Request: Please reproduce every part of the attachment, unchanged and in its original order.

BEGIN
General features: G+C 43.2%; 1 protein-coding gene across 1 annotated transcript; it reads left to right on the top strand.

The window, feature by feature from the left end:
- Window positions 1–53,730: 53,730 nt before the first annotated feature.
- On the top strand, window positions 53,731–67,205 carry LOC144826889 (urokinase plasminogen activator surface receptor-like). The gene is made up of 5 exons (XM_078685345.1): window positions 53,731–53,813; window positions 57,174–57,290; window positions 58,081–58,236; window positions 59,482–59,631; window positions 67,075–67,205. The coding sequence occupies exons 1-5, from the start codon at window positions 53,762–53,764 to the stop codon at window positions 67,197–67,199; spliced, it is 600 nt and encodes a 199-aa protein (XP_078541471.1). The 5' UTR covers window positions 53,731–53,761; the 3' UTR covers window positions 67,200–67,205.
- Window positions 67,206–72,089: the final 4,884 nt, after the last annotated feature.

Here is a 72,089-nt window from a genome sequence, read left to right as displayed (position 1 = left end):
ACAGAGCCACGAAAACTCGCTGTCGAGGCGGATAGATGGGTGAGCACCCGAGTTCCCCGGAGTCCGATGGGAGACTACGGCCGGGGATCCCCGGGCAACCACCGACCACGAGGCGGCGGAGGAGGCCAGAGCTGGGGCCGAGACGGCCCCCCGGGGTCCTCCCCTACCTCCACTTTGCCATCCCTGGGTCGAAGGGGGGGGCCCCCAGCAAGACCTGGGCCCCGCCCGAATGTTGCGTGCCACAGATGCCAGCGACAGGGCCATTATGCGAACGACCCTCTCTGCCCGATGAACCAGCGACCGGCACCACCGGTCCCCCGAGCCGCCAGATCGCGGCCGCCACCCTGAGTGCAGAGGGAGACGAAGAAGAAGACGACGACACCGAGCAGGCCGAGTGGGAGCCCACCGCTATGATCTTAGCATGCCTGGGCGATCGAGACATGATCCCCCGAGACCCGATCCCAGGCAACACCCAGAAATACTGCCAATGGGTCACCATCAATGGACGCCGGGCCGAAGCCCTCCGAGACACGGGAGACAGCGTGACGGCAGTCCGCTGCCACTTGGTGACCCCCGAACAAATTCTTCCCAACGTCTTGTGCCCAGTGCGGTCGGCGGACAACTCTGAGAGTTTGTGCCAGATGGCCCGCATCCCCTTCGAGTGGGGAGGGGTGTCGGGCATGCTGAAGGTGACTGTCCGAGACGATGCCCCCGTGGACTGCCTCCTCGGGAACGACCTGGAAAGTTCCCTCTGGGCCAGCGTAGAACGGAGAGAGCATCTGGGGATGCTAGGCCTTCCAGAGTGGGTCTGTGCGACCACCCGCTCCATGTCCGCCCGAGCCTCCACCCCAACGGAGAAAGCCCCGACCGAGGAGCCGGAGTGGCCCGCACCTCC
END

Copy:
General features: G+C 43.2%; 1 protein-coding gene across 1 annotated transcript; it reads left to right on the top strand.

The window, feature by feature from the left end:
- Window positions 1–53,730: 53,730 nt before the first annotated feature.
- On the top strand, window positions 53,731–67,205 carry LOC144826889 (urokinase plasminogen activator surface receptor-like). The gene is made up of 5 exons (XM_078685345.1): window positions 53,731–53,813; window positions 57,174–57,290; window positions 58,081–58,236; window positions 59,482–59,631; window positions 67,075–67,205. The coding sequence occupies exons 1-5, from the start codon at window positions 53,762–53,764 to the stop codon at window positions 67,197–67,199; spliced, it is 600 nt and encodes a 199-aa protein (XP_078541471.1). The 5' UTR covers window positions 53,731–53,761; the 3' UTR covers window positions 67,200–67,205.
- Window positions 67,206–72,089: the final 4,884 nt, after the last annotated feature.

Here is a 72,089-nt window from a genome sequence, read left to right as displayed (position 1 = left end):
ACAGAGCCACGAAAACTCGCTGTCGAGGCGGATAGATGGGTGAGCACCCGAGTTCCCCGGAGTCCGATGGGAGACTACGGCCGGGGATCCCCGGGCAACCACCGACCACGAGGCGGCGGAGGAGGCCAGAGCTGGGGCCGAGACGGCCCCCCGGGGTCCTCCCCTACCTCCACTTTGCCATCCCTGGGTCGAAGGGGGGGGCCCCCAGCAAGACCTGGGCCCCGCCCGAATGTTGCGTGCCACAGATGCCAGCGACAGGGCCATTATGCGAACGACCCTCTCTGCCCGATGAACCAGCGACCGGCACCACCGGTCCCCCGAGCCGCCAGATCGCGGCCGCCACCCTGAGTGCAGAGGGAGACGAAGAAGAAGACGACGACACCGAGCAGGCCGAGTGGGAGCCCACCGCTATGATCTTAGCATGCCTGGGCGATCGAGACATGATCCCCCGAGACCCGATCCCAGGCAACACCCAGAAATACTGCCAATGGGTCACCATCAATGGACGCCGGGCCGAAGCCCTCCGAGACACGGGAGACAGCGTGACGGCAGTCCGCTGCCACTTGGTGACCCCCGAACAAATTCTTCCCAACGTCTTGTGCCCAGTGCGGTCGGCGGACAACTCTGAGAGTTTGTGCCAGATGGCCCGCATCCCCTTCGAGTGGGGAGGGGTGTCGGGCATGCTGAAGGTGACTGTCCGAGACGATGCCCCCGTGGACTGCCTCCTCGGGAACGACCTGGAAAGTTCCCTCTGGGCCAGCGTAGAACGGAGAGAGCATCTGGGGATGCTAGGCCTTCCAGAGTGGGTCTGTGCGACCACCCGCTCCATGTCCGCCCGAGCCTCCACCCCAACGGAGAAAGCCCCGACCGAGGAGCCGGAGTGGCCCGCACCTCC